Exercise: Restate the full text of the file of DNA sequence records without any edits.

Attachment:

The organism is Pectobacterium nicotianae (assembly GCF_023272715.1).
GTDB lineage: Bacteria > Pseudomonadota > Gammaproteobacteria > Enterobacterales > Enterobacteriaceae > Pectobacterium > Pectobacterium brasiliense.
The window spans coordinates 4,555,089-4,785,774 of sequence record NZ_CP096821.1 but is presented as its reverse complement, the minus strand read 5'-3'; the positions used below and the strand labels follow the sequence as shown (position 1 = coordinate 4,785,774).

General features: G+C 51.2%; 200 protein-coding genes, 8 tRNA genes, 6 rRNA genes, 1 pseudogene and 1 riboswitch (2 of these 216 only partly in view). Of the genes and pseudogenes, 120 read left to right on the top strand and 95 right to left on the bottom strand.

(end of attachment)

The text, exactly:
The organism is Pectobacterium nicotianae (assembly GCF_023272715.1).
GTDB lineage: Bacteria > Pseudomonadota > Gammaproteobacteria > Enterobacterales > Enterobacteriaceae > Pectobacterium > Pectobacterium brasiliense.
The window spans coordinates 4,555,089-4,785,774 of sequence record NZ_CP096821.1 but is presented as its reverse complement, the minus strand read 5'-3'; the positions used below and the strand labels follow the sequence as shown (position 1 = coordinate 4,785,774).

General features: G+C 51.2%; 200 protein-coding genes, 8 tRNA genes, 6 rRNA genes, 1 pseudogene and 1 riboswitch (2 of these 216 only partly in view). Of the genes and pseudogenes, 120 read left to right on the top strand and 95 right to left on the bottom strand.